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I made a post yesterday to see if anyone could understand my problem.

However I did not receive much guidance, probably because my question was not clear.

I have worked on it a little more and discovered the actual issue and now have a clearer picture of what is causing the problem.

As you can see from the image, the boxes are projected correctly along their appropriate axis (all components labeled 1 are from the main white box 1 and vice versa). Image 1

The problem comes when the box is rotated. (See image 2). Box 1 has been rotated but the corner (projection?) in green clearly does not match the shape of the rotated box 1 and is much much closer to box 2 than it should be. The axis projections have changed and axis 1 is on the far left but axis 3 has gone?

Problem

THE CODE CAN BE SEEN ON MY PREVIOUS POST Separating Axis Theorem Issue

Thank you! ;D

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  • \$\begingroup\$ Your images are confusing what are the green polygons compared to the white ones ? Are they in the same space ? Do you project green boxes on axes rather than white boxes and why ? \$\endgroup\$ – Lærne Apr 3 '14 at 12:26
  • \$\begingroup\$ The Green boxes show the corners of the white boxes as they are seen by the axis. The green boxes show where the corners are when the transformation has been applied. \$\endgroup\$ – Nick Apr 3 '14 at 12:28
  • \$\begingroup\$ I don't understand what is your transformation. In the axis projection theorem, you must project your boxes onto a line, which means that the final result is a line segment. Again, what is your transformation to obtain green polygons, and what do you mean by « seen by the axis ». Your previous code is too large, just give me simple formulas. \$\endgroup\$ – Lærne Apr 3 '14 at 13:42
  • \$\begingroup\$ When I say transformation I just meant rotating the box. In the algorithm that I am using, you calculate each corner and then Corner 0 is always chosen as the base of the projection lines. The green polygons are the corners[] that represents the White box, so that is how the algorithm actually see's the boxs. \$\endgroup\$ – Nick Apr 3 '14 at 13:55
  • \$\begingroup\$ I'll try to record a clip of what is happening so that you can clearly see what is going on. \$\endgroup\$ – Nick Apr 3 '14 at 14:03
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The problem with your image is that the green box is first rotated then stretched. With no rotation, this gives the correct rectangle, but then it fails.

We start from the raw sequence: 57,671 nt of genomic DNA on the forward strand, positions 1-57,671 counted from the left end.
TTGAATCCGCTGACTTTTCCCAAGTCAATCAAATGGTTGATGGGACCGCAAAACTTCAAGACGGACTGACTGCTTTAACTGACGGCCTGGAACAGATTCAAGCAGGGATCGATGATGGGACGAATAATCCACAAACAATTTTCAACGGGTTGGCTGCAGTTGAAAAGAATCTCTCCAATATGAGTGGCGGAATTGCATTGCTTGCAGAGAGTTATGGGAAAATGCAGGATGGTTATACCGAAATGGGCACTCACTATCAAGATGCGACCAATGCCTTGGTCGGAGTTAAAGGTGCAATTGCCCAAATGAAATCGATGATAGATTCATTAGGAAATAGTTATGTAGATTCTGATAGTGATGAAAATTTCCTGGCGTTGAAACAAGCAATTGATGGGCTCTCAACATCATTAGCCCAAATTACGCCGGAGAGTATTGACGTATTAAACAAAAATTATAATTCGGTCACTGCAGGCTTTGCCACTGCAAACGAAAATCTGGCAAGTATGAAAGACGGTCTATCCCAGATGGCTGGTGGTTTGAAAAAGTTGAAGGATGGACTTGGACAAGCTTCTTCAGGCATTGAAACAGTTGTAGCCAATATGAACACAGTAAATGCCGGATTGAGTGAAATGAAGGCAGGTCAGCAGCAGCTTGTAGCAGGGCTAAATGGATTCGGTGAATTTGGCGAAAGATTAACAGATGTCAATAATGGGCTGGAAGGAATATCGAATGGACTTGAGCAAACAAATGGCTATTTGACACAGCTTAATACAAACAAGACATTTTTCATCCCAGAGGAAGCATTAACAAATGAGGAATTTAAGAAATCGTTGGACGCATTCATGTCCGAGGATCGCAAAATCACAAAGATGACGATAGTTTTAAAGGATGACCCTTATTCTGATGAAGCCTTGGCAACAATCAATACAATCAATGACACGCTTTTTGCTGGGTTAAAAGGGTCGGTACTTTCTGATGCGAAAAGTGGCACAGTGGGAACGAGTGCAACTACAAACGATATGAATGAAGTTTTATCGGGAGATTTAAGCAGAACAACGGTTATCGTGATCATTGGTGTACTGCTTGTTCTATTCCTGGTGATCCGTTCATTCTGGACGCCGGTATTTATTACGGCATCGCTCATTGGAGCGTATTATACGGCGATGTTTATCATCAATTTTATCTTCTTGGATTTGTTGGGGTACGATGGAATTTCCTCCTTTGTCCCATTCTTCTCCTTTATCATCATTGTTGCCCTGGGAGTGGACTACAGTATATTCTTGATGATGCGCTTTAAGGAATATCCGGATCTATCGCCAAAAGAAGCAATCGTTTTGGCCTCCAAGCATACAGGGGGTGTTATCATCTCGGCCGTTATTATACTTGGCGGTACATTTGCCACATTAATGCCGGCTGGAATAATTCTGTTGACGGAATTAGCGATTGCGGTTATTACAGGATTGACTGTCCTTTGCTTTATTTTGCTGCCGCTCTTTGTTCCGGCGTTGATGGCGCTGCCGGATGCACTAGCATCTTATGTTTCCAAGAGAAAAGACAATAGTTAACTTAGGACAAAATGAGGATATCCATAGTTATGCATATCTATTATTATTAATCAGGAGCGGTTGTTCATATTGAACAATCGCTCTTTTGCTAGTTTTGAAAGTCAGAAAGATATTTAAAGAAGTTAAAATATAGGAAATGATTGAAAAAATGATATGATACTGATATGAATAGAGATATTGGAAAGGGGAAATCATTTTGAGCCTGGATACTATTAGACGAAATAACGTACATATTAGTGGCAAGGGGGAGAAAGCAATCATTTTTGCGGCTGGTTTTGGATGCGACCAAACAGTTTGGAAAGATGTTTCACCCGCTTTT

Anyway, I don't think you understood clearly how the algorithm works. The algorithm consists to check whether the projection on an axis of the two shapes intersects, for each axis of a nicely selected set of axes. The set of axis consist of the line going through the normal at each face, i.e. a line perpendicular to each face. Luckily in the case of boxes, it implies only two lines per shapes since sides are parallel by twos.

In the following picture, there are two boxes, in yellow and orange. Every axis is depicted by a black line.

One orange box and one yellow box both with their normal axes

Consider the projection on the slightly dipping axis. Its projection in the orange segment of the line. The segment was obtained by orthogonally projecting the vertices of the orange box (i.e. its corners) onto the line. They are obtained by intersecting the axis with the blue dashed lines, each one of which is a perpendicular of the axis going through a rectangle vertex.

The projection of the yellow box on one of its axis is trivial ; it is the dark yellow segment of the axis. You then have to check whether the two segments intersects. If they don't, the box don't intersect either, if they do, you have to check along another axis. If on each axis, the projection of the boxes intersect, then the two shapes intersects.

There's an optimization doable here : check that the projected vertices are either all on the left of the left side of the yellow box or all on the right of its right side. If they do, the projected segments do not intersect. Else they do intersect.


Note : Since each shapes has only two axes those axis may serve as a reference system for the plane. Consider the system generated by the yellow box, I shall call it the “yellow system”. Then each segments obtained by projecting the orange box on each yellow axis corresponds to the sides the axis-aligned bounding box (AABB) of the orange box in the yellow system. In the picture that I remind below, this AABB is reprensented by a dotted rectangle boundary. See how the projected segment correspond to a translation of some sides of the AABB.

The dotted green box is the AABB of the orange box in the yellow's box reference system

Maybe building this AABB was what you were trying to compute. But to compute it nicely, you have to compute the projected segment first anyway, so there is no gain to explicity compute AABBs. In any case, I can't understand how such an AABB can be a rectangle when using two squares with the same orientation.

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